I do not use ProRes in anyway, so I am not sure if they will ultimately go unused, I suspect they might. However, what will not go unused is the encoding engine. This is because I do like to convert my physical media into digital format so I can watch it on one of my Apple TVs. 

    Ripping a DVD

    There are a number of ways of doing this. You can use something like Handbrake or FFmpeg. I prefer Handbrake myself. When I set up a new machine, I end up downloading new copies of apps, and this was definitely the case with the Mac Studio. If you use Handbrake on an Apple Silicon machine, be sure to update to the latest version, 1.5.1.

    I ended up ripping one of the DVDs that I have. It was a standard 480p DVD. For the test I used HandBrake with an external USB DVD burner that I own. The DVD burner is USB-A and I connected it directly to my Mac Studio. As a side note, hardware makers, an 8-inch cable is not long enough, not by a long stretch. You really need to include more cable length on these devices, or make it detachable and replaceable.

    The encoding maxed out at 155.18 frames per second, with an average of 119.19 frames per second. The entire encode only took 12 minutes and 13 seconds. While the DVD was encoding the temperature, as reported by iStat Menus, got up to 120 degrees and you know what, the fans did not even spin any faster. They were at around 1336 revolutions per minute, which is where they idle at.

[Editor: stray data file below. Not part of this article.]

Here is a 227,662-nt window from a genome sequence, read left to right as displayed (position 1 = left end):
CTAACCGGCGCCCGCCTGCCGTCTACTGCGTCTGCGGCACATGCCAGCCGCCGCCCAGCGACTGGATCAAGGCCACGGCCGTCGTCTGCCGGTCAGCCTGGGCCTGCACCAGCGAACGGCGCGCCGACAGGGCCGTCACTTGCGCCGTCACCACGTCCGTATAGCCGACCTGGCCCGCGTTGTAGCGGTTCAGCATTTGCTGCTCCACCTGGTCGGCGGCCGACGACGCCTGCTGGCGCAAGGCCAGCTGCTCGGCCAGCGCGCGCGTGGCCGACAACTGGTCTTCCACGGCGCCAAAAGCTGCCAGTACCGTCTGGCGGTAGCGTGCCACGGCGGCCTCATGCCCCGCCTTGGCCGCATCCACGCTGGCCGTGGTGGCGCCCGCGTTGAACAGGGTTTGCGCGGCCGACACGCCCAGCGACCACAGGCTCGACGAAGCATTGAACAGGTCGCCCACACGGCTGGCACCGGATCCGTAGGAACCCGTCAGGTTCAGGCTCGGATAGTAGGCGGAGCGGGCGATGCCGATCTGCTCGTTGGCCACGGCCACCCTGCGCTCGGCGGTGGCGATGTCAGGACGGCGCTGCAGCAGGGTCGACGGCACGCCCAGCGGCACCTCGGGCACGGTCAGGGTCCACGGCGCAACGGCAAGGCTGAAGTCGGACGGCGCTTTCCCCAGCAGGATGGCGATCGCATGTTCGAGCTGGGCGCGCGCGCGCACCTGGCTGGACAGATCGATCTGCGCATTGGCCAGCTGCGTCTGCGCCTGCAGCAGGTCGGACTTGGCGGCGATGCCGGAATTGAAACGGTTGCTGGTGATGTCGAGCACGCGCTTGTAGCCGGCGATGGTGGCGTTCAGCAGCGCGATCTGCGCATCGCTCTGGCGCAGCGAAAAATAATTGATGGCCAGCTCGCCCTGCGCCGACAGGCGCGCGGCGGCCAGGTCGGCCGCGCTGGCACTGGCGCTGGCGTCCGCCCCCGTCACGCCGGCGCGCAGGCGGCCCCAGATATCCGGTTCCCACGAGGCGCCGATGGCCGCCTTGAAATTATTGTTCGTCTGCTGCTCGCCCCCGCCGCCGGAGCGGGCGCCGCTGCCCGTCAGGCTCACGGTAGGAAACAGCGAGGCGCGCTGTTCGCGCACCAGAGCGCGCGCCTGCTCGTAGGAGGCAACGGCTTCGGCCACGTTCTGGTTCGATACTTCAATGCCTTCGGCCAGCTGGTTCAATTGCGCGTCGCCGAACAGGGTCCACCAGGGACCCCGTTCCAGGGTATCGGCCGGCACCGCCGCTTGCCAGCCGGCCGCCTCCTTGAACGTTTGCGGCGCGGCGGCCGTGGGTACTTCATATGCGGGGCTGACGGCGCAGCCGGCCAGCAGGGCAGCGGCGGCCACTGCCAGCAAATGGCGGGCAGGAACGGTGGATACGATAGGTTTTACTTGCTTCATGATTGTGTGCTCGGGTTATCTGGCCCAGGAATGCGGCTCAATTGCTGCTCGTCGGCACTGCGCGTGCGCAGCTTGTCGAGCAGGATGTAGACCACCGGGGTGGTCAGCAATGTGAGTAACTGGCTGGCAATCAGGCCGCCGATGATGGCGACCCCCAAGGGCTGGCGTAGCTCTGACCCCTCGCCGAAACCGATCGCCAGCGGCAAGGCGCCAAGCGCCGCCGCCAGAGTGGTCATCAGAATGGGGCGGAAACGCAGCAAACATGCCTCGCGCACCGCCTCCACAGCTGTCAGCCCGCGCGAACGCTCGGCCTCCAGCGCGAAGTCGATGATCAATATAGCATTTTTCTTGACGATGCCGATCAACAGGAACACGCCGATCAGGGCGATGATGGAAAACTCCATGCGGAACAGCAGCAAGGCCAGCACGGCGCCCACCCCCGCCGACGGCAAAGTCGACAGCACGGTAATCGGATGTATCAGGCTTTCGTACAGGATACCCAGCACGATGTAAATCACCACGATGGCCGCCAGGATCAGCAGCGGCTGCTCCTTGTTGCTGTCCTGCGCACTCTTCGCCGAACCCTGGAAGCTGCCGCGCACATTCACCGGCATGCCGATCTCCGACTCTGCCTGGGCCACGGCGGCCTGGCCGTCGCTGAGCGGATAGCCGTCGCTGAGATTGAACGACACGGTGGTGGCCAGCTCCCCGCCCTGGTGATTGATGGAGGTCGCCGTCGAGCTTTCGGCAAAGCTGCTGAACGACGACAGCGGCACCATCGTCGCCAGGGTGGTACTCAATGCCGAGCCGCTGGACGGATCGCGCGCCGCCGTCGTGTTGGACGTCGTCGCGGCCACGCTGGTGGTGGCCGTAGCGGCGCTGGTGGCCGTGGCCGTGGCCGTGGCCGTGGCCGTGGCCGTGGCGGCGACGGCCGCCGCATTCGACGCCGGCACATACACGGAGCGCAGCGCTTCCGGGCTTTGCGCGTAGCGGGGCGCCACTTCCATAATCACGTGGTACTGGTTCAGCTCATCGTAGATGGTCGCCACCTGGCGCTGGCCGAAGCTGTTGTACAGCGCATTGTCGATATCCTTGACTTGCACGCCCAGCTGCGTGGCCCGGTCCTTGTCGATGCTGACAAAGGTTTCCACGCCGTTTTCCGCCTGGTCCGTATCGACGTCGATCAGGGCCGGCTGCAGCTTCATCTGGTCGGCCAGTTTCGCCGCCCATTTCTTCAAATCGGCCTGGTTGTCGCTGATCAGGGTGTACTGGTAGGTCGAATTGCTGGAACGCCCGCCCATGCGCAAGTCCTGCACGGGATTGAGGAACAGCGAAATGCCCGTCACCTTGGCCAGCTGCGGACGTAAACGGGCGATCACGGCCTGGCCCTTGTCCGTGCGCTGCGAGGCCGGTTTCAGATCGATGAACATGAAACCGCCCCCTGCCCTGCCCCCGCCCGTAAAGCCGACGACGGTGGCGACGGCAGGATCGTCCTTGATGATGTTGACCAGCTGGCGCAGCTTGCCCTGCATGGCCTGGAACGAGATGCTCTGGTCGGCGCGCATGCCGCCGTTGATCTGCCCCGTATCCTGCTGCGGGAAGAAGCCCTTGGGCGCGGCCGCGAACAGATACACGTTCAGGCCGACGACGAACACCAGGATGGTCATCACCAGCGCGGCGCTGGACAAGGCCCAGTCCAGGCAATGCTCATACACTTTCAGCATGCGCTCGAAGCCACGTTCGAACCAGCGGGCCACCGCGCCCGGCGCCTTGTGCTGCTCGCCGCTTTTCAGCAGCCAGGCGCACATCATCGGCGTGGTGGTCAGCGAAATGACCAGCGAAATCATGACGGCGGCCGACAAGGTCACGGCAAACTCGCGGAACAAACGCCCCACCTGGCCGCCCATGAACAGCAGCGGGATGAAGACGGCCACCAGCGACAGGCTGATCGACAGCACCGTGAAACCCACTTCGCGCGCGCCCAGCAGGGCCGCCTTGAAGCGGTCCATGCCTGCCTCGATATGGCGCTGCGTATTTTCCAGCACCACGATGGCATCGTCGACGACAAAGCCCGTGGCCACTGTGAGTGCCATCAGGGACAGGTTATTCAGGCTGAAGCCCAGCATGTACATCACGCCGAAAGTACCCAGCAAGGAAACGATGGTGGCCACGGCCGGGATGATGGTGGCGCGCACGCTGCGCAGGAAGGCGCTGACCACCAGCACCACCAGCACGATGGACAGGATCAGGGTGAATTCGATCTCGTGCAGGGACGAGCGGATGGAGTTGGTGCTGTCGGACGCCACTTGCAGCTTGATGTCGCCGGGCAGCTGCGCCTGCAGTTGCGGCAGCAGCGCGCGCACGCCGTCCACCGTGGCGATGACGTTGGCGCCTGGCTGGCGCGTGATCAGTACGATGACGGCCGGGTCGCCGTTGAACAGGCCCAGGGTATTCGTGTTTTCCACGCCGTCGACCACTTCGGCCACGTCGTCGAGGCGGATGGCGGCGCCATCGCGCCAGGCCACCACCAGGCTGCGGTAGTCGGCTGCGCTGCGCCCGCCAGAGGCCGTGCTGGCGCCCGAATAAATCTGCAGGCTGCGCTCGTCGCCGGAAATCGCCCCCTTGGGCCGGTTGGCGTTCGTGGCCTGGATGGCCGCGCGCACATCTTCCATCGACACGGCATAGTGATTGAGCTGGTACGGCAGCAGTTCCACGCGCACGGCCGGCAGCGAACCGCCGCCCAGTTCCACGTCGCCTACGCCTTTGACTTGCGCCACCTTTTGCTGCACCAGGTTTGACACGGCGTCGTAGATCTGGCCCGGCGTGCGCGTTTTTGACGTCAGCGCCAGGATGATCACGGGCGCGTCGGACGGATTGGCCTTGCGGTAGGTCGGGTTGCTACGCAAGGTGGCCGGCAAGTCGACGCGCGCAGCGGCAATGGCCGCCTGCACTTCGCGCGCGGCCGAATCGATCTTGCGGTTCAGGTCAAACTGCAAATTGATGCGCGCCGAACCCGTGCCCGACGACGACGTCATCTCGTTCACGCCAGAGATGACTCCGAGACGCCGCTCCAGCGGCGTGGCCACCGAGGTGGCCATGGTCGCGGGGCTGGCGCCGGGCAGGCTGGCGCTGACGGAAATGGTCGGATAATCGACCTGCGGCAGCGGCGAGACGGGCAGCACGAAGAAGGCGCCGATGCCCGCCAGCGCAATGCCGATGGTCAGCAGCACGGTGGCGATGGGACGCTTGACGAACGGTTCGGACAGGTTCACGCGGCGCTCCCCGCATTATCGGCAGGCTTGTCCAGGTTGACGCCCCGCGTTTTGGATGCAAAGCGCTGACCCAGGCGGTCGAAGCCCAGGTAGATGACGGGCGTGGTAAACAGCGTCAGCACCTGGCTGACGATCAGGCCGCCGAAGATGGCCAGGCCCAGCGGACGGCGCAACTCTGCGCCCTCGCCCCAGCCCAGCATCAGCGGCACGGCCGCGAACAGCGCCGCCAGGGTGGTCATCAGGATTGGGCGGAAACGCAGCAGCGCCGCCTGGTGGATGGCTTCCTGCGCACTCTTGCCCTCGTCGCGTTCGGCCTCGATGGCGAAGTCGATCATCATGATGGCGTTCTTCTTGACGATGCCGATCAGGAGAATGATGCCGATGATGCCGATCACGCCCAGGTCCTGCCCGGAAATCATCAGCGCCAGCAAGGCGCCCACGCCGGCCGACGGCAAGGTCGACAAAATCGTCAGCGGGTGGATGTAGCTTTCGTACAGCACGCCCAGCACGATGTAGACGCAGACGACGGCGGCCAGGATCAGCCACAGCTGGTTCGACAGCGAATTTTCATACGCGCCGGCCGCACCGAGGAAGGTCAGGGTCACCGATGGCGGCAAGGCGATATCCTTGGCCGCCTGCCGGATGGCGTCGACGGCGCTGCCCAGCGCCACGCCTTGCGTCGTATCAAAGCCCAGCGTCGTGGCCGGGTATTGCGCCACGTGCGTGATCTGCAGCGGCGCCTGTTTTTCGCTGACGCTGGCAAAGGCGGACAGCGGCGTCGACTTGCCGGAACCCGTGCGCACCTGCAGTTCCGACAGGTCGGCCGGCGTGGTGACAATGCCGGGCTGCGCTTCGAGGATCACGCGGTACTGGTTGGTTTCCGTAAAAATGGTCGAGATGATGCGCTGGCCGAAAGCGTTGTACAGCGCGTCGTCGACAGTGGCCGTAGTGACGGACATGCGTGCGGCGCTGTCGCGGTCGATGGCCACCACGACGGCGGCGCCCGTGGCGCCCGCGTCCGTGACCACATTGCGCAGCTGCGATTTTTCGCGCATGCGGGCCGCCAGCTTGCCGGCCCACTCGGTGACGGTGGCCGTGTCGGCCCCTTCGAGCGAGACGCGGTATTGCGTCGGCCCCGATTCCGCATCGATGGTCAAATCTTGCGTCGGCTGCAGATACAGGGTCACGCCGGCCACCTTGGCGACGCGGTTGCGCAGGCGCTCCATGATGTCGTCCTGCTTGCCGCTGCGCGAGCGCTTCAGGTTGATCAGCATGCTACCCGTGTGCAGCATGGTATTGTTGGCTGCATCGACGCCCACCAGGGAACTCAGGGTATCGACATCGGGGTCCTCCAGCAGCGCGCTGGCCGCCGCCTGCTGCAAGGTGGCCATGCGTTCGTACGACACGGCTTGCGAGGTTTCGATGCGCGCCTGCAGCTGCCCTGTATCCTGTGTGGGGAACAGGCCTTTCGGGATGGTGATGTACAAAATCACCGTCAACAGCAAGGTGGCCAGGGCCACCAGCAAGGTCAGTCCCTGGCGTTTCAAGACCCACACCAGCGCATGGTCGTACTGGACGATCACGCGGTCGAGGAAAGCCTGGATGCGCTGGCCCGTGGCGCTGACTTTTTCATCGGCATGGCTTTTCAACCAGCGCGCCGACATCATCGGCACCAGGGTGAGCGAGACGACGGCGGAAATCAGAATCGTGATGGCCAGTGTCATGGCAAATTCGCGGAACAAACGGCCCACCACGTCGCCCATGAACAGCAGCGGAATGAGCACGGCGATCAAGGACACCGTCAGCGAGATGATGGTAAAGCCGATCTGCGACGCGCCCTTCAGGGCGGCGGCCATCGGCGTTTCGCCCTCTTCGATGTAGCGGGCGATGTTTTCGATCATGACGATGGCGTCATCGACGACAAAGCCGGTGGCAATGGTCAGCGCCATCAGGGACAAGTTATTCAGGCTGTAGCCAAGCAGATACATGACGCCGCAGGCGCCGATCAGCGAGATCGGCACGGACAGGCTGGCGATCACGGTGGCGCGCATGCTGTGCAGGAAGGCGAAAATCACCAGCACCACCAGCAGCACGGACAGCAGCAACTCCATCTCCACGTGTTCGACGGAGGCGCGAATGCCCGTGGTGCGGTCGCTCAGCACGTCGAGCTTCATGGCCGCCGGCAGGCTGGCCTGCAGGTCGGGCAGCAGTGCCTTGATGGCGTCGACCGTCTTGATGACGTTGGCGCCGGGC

Compare this to the 2017 iMac, which topped out at around 150.07 frames per second and averaged 118.19 frames per second. The total time took about 12 minutes and 16 seconds. This was the same USB DVD drive, with the same piece of media, using the same version of Handbrake with the same settings. These are comparable, which seems about right because the USB DVD drive was likely the limiting factor

    The iMac did get warmer, at about 134 degrees celsius and that was with the fans on 100% at 2705 revolutions per minute. Obviously, I could hear the fans going on the iMac. Ripping from a DVD is only one option, the is another option, ripping from an image of the DVD.

    Ripping from Image

    I did another test, ripping from an image. I did two different tests, the first was ripping from the image on the internal drive to an external drive and the second was ripping from the image on the internal drive to the internal drive.